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From Banking and Finance Law Daily, October 15, 2013

Interim final rule clarifies mortgage servicing rules

By Katalina M. Bianco, J.D.

The Consumer Financial Protection Bureau has issued an interim final rule that is intended to provide clarity to the 2013 Real Estate Settlement Procedures Act (RESPA) and Truth in Lending Act (TILA) Servicing Final Rules that will take effect on Jan. 10, 2014. The CFPB simultaneously released guidance on the implementation of the rules (CFPB Bulletin 2013-12).

CFPB Director Richard Cordray said in a bureau release that the CFPB heard from “many sources” that these issues should be addressed prior to implementation of the servicing rules. “When mortgage servicers better understand the rules they have to follow, that is better for consumers,” he said.

Clarification of servicing issues. The interim final rule responds to requests for clarification on three servicing issues. The first is the requirement that mortgage servicers have policies and procedures in place to ensure that they promptly identify and communicate with family members, heirs, or other parties who have a legal interest in the home.

The CFPB guidance provides examples of such servicer policies and procedures, including allowing for continued payment on the mortgage as well as evaluating the assumption of the mortgage and, if appropriate, for loss mitigation measures.

The second clarification addresses the requirement under the rules that servicers must attempt contact with borrowers each time they miss a payment to provide important information that can help them get on track. The guidance explains that this requirement may be met through other contact that servicers have with such borrowers, for example, when evaluating them for loss mitigation or during collection calls. Also, the method of attempted contact may vary depending on how long a borrower is delinquent or on whether the borrower has responded to earlier servicer attempts to communicate.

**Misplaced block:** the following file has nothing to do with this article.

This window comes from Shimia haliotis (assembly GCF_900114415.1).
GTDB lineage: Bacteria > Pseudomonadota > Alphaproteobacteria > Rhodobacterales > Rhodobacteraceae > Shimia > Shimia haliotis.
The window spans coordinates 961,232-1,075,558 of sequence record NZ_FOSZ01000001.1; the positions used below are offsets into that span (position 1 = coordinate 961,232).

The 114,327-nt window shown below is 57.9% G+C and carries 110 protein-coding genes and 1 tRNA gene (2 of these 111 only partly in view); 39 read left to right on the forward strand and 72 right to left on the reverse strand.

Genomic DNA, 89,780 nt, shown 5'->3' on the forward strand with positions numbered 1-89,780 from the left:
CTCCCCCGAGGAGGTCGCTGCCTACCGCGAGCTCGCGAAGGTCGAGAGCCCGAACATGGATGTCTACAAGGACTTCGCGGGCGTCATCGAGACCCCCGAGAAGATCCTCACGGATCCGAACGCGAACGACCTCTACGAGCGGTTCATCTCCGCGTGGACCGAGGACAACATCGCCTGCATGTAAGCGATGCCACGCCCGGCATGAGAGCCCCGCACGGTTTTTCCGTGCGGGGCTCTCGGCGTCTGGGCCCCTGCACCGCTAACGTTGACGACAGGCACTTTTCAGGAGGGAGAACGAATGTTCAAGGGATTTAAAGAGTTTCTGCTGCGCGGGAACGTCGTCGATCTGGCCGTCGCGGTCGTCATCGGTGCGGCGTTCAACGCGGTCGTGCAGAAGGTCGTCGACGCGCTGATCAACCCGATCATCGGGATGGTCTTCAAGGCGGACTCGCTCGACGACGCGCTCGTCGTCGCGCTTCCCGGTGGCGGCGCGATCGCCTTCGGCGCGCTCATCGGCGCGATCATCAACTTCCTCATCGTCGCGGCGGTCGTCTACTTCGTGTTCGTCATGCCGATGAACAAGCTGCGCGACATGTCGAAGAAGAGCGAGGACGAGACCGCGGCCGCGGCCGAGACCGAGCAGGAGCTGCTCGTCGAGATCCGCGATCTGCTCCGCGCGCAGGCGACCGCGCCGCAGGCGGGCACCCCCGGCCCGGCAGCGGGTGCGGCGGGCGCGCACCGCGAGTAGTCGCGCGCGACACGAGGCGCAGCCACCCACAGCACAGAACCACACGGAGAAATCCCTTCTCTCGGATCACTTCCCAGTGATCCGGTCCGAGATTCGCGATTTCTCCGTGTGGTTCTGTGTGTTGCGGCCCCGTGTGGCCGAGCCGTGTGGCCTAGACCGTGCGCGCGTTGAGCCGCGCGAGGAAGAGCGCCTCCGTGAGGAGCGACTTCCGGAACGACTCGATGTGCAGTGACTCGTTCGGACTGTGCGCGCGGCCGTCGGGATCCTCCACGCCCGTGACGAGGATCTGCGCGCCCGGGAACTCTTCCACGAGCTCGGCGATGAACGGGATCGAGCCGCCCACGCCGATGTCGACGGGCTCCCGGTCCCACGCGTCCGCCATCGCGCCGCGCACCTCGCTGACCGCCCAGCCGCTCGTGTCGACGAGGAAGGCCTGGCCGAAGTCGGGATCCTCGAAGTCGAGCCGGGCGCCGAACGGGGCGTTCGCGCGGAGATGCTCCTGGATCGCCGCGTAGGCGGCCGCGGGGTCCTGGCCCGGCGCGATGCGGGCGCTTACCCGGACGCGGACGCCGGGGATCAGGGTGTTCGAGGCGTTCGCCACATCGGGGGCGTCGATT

Third, the bureau noted that it had received many questions as to the interaction between the mortgage servicing rules, the Bankruptcy Code, and the Fair Debt Collection Procedures Act (FDCPA). Both the FDCPA and bankruptcy law provide significant protections for consumers who decide to invoke them and restrict certain types of communications regarding their debts. The CFPB is clarifying that even if delinquent borrowers have instructed servicers to stop communicating with them pursuant to the FDCPA, certain notices and communications mandated by the CFPB servicing rules and the Dodd-Frank Act are still required. Servicers must communicate with the borrower with regard to requests for:

  • loss mitigation;
  • information requests;
  • error resolution;
  • force-placed insurance;
  • initial interest rate adjustment of adjustable-rate mortgages; and
  • periodic statements.

Servicers are not required to provide certain early intervention contacts or ongoing notices of interest rate adjustments to delinquent borrowers who have instructed the servicer to stop communicating with them.

In addition, servicers are not required to provide periodic account statements and certain early intervention contacts with borrowers who are in bankruptcy. The bureau said that it will further assess how bankruptcy protections intersect with these servicing requirements and how to ensure that the servicing communications do not confuse consumers regarding the status of their loans.

Housing counseling. The interim final rule also clarifies regulations issued in January 2013 to implement a provision of the Dodd-Frank Act that requires consumers to receive housing counseling before taking out a high-cost mortgage. The rule specifies which federally required disclosure must be used as the basis for counseling for a small subset of closed-end loans that are not subject to the Real Estate Settlement Procedures Act.

MainStory: TopStory CFPB DebtCollection DoddFrankAct Mortgages TruthInLending

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